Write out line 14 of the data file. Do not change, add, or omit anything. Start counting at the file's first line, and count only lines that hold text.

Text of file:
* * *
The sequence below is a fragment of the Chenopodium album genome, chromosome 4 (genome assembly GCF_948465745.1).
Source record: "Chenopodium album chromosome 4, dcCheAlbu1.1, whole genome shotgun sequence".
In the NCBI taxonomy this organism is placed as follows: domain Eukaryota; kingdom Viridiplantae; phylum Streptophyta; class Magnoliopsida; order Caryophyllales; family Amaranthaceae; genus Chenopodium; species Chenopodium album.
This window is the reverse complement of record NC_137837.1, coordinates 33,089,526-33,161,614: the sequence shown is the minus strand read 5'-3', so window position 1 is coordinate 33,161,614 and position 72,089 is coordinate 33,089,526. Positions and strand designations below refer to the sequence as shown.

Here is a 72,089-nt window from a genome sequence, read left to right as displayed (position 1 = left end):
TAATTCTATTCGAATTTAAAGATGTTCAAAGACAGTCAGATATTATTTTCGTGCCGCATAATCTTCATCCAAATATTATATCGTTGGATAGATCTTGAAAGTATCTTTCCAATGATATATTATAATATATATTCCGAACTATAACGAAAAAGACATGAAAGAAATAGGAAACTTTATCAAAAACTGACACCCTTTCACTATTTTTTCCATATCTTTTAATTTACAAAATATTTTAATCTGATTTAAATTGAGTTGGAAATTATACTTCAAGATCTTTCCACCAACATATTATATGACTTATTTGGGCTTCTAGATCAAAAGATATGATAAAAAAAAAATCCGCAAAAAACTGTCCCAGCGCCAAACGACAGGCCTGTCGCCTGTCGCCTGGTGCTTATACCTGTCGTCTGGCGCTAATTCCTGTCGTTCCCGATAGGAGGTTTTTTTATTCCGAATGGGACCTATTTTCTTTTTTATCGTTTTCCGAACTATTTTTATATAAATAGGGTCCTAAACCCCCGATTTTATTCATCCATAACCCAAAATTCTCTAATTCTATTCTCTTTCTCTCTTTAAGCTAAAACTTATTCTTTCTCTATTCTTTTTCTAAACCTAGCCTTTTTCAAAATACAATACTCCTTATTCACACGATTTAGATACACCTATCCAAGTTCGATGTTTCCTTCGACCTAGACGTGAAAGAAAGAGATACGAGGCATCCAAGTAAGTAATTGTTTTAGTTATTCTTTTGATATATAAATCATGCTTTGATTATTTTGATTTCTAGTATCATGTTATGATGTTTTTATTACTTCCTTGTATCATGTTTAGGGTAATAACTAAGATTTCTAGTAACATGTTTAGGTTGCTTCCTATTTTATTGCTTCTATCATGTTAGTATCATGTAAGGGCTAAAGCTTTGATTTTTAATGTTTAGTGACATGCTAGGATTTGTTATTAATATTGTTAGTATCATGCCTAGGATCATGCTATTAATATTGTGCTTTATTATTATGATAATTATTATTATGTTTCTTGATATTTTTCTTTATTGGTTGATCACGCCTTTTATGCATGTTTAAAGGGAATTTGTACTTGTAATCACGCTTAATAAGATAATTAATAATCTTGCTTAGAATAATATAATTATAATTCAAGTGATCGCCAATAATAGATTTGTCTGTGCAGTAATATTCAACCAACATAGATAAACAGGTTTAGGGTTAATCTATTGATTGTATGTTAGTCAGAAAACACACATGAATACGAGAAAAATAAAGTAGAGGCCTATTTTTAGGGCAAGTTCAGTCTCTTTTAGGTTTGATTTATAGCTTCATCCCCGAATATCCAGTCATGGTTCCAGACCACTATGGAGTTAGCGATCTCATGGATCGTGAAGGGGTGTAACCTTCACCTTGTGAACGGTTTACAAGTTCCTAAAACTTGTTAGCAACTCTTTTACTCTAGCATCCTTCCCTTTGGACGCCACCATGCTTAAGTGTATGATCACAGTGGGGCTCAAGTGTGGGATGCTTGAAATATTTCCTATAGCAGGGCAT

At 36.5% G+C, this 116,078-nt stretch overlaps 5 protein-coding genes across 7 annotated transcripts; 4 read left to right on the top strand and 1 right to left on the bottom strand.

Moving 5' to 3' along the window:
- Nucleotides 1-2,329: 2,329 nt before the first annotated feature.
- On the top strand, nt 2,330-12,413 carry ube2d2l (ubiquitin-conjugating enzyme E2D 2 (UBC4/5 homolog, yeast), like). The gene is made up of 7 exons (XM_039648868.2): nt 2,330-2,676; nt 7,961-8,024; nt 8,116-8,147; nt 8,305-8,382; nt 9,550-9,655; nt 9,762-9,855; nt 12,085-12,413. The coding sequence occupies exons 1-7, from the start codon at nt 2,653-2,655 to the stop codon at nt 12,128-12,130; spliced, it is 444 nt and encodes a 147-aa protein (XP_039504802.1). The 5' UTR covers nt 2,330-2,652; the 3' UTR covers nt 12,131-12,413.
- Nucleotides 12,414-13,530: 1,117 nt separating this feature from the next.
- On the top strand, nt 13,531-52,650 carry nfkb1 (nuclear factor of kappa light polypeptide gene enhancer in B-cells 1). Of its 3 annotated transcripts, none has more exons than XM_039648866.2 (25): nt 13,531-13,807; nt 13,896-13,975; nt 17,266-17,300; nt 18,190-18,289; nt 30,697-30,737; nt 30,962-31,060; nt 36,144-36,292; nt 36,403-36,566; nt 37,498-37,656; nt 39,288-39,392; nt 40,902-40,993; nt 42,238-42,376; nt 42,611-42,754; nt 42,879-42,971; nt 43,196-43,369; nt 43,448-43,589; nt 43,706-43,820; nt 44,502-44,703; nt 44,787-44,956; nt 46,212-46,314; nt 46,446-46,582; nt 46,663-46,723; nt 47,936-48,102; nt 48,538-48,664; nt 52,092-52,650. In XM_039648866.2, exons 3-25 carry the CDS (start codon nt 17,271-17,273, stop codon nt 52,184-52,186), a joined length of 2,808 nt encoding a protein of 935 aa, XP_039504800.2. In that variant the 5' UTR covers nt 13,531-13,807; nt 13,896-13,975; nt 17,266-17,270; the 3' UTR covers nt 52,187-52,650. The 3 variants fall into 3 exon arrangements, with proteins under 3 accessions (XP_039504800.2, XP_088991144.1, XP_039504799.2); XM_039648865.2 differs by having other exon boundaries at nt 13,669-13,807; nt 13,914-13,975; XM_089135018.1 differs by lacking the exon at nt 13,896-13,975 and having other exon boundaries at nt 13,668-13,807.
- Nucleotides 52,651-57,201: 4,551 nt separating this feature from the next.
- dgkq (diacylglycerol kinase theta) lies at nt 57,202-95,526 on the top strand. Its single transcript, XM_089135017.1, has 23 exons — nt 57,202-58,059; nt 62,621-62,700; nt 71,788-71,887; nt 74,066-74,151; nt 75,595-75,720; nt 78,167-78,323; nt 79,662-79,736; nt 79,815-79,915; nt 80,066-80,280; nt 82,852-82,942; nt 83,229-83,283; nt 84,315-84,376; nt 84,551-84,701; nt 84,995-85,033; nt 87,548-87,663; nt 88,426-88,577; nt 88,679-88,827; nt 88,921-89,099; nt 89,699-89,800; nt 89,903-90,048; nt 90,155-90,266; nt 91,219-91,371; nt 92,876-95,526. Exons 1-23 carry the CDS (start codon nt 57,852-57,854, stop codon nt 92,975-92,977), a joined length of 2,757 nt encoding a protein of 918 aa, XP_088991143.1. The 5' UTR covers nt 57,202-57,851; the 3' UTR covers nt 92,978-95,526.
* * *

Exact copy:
- dgkq (diacylglycerol kinase theta) lies at nt 57,202-95,526 on the top strand. Its single transcript, XM_089135017.1, has 23 exons — nt 57,202-58,059; nt 62,621-62,700; nt 71,788-71,887; nt 74,066-74,151; nt 75,595-75,720; nt 78,167-78,323; nt 79,662-79,736; nt 79,815-79,915; nt 80,066-80,280; nt 82,852-82,942; nt 83,229-83,283; nt 84,315-84,376; nt 84,551-84,701; nt 84,995-85,033; nt 87,548-87,663; nt 88,426-88,577; nt 88,679-88,827; nt 88,921-89,099; nt 89,699-89,800; nt 89,903-90,048; nt 90,155-90,266; nt 91,219-91,371; nt 92,876-95,526. Exons 1-23 carry the CDS (start codon nt 57,852-57,854, stop codon nt 92,975-92,977), a joined length of 2,757 nt encoding a protein of 918 aa, XP_088991143.1. The 5' UTR covers nt 57,202-57,851; the 3' UTR covers nt 92,978-95,526.